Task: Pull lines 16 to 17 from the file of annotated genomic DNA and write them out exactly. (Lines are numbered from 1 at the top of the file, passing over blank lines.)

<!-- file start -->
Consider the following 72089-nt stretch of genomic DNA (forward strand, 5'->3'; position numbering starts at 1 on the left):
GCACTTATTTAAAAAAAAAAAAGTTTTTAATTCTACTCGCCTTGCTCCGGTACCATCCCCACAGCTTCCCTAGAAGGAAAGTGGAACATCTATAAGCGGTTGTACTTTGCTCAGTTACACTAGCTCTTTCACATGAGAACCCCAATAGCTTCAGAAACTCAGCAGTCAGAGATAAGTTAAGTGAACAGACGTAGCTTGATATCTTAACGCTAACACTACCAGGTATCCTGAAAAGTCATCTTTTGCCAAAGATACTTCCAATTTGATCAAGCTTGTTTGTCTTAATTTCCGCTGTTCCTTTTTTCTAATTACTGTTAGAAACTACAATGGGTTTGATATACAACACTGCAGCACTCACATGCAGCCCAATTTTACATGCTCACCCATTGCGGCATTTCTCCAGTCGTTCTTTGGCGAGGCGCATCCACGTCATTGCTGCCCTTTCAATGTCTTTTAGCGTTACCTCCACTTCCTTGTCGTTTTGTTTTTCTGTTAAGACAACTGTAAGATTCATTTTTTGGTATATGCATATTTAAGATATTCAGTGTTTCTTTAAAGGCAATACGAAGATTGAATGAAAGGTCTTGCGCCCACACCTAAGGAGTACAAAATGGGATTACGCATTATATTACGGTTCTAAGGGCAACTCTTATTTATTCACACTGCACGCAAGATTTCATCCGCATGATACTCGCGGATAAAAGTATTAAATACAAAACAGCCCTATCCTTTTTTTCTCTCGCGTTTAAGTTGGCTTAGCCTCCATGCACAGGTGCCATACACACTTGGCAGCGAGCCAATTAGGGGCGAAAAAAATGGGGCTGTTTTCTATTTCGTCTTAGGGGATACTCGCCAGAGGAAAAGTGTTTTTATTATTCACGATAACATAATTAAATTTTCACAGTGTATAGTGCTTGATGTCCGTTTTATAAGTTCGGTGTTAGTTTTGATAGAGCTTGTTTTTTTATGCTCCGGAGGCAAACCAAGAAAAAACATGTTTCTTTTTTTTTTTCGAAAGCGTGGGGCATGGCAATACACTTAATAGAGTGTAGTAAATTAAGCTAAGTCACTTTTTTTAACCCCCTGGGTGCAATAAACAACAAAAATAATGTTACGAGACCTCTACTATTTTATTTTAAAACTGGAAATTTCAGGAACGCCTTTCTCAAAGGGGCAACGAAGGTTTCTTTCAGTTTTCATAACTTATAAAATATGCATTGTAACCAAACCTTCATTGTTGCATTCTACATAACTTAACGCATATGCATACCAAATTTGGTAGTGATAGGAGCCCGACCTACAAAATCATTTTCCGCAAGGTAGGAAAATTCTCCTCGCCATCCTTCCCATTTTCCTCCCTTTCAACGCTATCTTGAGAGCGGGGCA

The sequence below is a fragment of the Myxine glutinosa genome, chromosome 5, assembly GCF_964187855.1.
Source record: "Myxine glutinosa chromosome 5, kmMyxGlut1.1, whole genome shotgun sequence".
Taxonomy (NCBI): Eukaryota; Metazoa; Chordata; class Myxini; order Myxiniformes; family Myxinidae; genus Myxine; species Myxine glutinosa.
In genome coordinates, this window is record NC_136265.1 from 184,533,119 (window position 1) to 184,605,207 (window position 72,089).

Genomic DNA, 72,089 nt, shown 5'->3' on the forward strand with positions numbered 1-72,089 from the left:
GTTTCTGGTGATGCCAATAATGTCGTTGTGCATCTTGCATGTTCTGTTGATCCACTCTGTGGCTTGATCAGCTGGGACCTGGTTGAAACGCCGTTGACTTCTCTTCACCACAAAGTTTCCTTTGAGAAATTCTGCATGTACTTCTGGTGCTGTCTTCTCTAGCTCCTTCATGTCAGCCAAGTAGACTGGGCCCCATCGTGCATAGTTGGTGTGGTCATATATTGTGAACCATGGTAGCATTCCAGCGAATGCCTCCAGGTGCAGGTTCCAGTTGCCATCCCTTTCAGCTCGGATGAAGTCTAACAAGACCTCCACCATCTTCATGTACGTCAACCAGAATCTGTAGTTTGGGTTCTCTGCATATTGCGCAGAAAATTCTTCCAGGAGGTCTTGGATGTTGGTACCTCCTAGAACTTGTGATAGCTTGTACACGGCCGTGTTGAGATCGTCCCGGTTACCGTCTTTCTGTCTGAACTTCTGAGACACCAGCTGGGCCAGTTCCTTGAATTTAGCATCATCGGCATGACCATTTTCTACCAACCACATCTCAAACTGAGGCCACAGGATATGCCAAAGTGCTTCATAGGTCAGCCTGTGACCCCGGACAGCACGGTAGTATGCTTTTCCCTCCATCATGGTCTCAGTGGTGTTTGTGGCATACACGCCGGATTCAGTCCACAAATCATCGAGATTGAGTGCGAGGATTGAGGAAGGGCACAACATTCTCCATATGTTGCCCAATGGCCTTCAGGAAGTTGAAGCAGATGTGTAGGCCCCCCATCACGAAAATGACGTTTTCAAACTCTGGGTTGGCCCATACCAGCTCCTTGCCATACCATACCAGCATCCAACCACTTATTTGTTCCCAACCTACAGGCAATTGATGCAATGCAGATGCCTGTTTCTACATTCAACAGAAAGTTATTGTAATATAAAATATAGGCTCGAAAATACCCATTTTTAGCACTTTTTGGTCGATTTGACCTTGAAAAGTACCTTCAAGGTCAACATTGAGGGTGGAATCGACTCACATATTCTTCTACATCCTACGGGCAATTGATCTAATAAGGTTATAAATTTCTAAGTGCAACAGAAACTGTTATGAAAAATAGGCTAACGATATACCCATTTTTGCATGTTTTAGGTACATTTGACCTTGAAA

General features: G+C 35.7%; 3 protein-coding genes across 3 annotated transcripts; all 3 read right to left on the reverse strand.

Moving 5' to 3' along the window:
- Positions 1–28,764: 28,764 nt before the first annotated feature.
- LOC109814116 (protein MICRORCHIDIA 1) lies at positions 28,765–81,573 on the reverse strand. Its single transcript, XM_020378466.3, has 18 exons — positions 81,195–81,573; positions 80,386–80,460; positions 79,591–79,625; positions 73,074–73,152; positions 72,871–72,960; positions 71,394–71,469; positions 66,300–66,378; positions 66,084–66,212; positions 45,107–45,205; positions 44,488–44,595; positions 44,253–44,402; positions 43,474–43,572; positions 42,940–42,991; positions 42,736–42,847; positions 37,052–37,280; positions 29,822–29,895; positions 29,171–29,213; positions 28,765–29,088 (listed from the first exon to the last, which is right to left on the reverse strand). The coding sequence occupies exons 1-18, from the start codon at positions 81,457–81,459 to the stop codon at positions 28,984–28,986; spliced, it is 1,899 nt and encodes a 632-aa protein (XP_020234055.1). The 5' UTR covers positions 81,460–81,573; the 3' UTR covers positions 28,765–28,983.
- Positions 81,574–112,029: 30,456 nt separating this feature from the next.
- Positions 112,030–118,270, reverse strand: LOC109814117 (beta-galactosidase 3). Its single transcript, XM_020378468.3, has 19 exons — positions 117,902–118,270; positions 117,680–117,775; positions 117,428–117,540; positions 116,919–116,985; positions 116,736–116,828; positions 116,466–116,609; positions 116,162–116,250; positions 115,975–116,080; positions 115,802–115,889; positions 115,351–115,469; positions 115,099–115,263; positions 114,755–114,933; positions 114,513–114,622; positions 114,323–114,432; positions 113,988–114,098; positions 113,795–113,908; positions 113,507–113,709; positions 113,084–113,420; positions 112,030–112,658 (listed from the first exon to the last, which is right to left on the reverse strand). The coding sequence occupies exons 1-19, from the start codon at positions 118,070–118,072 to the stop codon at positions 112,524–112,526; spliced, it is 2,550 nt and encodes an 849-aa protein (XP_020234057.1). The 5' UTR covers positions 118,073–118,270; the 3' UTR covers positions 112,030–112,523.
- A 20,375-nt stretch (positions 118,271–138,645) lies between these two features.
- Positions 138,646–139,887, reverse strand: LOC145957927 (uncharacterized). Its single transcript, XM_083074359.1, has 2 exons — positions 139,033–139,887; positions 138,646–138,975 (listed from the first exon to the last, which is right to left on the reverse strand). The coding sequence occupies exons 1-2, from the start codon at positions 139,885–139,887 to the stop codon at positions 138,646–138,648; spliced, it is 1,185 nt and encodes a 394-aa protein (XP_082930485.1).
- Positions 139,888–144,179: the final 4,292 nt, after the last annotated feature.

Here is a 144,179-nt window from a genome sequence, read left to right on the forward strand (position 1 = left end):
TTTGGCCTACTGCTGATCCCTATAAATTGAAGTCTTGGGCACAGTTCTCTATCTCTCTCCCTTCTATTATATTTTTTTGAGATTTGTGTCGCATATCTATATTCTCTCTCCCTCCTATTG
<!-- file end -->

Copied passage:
- Positions 138,646–139,887, reverse strand: LOC145957927 (uncharacterized). Its single transcript, XM_083074359.1, has 2 exons — positions 139,033–139,887; positions 138,646–138,975 (listed from the first exon to the last, which is right to left on the reverse strand). The coding sequence occupies exons 1-2, from the start codon at positions 139,885–139,887 to the stop codon at positions 138,646–138,648; spliced, it is 1,185 nt and encodes a 394-aa protein (XP_082930485.1).
- Positions 139,888–144,179: the final 4,292 nt, after the last annotated feature.